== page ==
Wednesday, 12 October 2011

Maldivia House and the Rather Confusing Bennetts of St Helena

Maldivia 1 st. 3 bay x 2 house with verandahs, Early timber gable infill under deeply C.19 projecting eaves, North, back additions and 2 st. cottage. Tall windows sashed. Front doorcase and verandahs later. All in extensive garden. - St Helena Govt. Report

This beautiful house is situated in what was once Maldivia Gardens, from which it takes its name. Blundens and Villa le Breton also lie within the boundaries of the original gardens.

An earlier house stood on this site, originally named Concord, but changed in 1735, presumably when the Maldivians arrived.

The present house was built in the early nineteenth century, and during the occupation of Napoleon was the home of Major Hodson, nicknamed "Hercules" by Napoleon, and son in law of Sir William Doveton.

On the arrival of Napoleon members of the Council of St Helena adjourned from Jamestown to Maldivia House to consider the implications of the takeover of the island from the East India Company by the British Crown.

Napoleon himself visited the house in November 1815. Major Hodson was present at the funeral and the exhumation of Napoleon. He died in Bath in 1858.

Later in the nineteenth century Maldivia was the home of Lady Ross (nee Eliza Bennett), widow of the former Governor of St Helena, Sir Patrick Ross. Lady Ross died at Maldivia in 1890.

Some time thereafter it was bought by Eliza LLoyd (nee Eliza Mary Bennett), no relation to the aforesaid Eliza Bennett.

Eliza Mary Bennett was born in St Helena in 1857, the daughter of a clergyman on the island, the Rev George Bennett. This Bennett family returned to the UK in 1881 and at the age of 28 Eliza married 65 year old Thomas Edward LLoyd. She was widowed in 1909, and sometime thereafter purchased Maldivia House, and used to spend the English winters there until the second world war.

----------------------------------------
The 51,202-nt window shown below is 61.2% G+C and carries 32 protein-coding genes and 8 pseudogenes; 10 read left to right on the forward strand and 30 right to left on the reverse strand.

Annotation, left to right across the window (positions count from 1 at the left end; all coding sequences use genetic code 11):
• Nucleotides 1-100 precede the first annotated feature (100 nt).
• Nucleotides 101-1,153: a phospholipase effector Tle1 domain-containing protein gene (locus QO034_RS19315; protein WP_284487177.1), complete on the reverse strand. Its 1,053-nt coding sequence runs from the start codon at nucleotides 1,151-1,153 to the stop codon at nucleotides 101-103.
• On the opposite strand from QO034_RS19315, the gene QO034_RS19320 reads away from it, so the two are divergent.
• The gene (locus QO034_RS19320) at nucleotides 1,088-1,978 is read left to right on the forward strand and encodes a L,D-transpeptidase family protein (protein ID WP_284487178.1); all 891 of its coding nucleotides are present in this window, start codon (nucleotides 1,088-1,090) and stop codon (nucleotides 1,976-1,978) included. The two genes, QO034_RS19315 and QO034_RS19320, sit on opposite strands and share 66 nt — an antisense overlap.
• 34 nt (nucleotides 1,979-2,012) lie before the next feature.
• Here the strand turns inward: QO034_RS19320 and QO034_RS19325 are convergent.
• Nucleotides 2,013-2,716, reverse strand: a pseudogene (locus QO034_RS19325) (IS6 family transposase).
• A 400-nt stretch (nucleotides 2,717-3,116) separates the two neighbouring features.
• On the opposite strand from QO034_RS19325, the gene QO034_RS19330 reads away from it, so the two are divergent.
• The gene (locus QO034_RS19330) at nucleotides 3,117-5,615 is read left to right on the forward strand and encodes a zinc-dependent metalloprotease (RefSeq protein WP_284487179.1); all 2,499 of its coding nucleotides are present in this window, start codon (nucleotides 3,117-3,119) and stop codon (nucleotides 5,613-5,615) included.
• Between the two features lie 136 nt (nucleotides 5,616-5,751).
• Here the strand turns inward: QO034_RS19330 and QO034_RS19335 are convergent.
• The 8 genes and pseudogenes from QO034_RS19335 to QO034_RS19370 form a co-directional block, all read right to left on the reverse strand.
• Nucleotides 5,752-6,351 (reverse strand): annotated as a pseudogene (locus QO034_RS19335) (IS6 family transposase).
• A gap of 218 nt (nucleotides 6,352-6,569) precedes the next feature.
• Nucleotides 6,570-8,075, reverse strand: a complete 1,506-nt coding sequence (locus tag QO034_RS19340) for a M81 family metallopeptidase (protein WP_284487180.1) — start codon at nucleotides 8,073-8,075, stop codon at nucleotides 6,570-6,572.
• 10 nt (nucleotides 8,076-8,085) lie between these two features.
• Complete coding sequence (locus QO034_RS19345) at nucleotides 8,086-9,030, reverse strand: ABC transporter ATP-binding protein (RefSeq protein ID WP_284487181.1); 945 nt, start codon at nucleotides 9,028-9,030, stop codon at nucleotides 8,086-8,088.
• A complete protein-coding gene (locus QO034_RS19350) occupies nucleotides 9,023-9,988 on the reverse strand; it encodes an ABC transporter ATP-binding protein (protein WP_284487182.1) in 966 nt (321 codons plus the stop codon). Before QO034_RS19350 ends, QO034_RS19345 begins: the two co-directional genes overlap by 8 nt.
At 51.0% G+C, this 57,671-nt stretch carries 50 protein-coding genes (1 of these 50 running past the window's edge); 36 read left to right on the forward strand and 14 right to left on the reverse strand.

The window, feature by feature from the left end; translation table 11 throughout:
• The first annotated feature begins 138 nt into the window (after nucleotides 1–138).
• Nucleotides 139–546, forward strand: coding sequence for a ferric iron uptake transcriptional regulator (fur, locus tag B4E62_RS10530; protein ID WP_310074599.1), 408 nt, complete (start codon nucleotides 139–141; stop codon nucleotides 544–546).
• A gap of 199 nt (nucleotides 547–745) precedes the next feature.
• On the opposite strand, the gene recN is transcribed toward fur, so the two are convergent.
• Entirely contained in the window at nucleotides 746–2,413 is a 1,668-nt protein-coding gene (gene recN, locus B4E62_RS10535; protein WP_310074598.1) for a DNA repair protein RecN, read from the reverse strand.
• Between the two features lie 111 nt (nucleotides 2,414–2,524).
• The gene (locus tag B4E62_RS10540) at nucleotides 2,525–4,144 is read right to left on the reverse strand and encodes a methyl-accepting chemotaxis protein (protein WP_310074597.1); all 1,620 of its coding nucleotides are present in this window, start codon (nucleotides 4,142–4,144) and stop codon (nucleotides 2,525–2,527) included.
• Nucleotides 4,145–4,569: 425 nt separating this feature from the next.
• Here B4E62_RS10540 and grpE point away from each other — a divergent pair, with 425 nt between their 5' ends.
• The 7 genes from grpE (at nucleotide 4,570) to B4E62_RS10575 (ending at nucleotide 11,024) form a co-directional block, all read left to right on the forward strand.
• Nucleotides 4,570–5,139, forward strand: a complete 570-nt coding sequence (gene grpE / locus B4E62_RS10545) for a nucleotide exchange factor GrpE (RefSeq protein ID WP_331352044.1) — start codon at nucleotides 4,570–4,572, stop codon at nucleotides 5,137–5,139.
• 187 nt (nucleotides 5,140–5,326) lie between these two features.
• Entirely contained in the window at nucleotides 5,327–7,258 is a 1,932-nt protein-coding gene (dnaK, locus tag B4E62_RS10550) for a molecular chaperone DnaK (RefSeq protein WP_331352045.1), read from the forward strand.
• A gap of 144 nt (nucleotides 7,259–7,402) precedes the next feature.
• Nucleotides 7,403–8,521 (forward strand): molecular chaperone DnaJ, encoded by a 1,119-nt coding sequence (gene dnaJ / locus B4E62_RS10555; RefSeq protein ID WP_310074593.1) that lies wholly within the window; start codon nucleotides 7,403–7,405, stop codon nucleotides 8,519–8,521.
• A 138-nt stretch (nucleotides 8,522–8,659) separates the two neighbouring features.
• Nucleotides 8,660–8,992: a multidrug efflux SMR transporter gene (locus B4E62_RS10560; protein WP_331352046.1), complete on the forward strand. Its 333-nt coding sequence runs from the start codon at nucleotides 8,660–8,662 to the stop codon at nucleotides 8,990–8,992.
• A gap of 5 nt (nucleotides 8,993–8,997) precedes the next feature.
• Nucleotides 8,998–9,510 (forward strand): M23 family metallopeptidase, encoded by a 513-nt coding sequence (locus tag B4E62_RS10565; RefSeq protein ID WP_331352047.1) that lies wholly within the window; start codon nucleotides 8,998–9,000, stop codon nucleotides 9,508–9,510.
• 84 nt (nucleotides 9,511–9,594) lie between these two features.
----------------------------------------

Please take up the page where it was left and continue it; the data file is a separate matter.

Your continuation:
She died in 1947 and left the house to the Government of St Helena, in whose hands it has remained. In accordance with her wishes it is now used to house the chief medical officer on the island.

My thanks to James Phillips Evans for supplying information about the Bennett connection.


Anonymous said...

If you are intersted in this house you might like to look at my book, 'The Bennett Letters' which has further references to it as well as a contemporary picture of the house as it was in 1826. It also contains a photo of Lady Ross and her sister Ellen taken about 1886.
Lady Ross's father Captain James Bennett purchasd the house from Col Hodson in 1826 (Hodson also owned Oakbank). It may be recalled that James Bennett was reputed to have donated a leaf from his mahogany dining table to help make Napoleon's coffin - a story I go into in some detail in my book.
Colin Fox

John Tyrrell said...

Many thanks Colin for providing additional information.
I will get a copy of your book.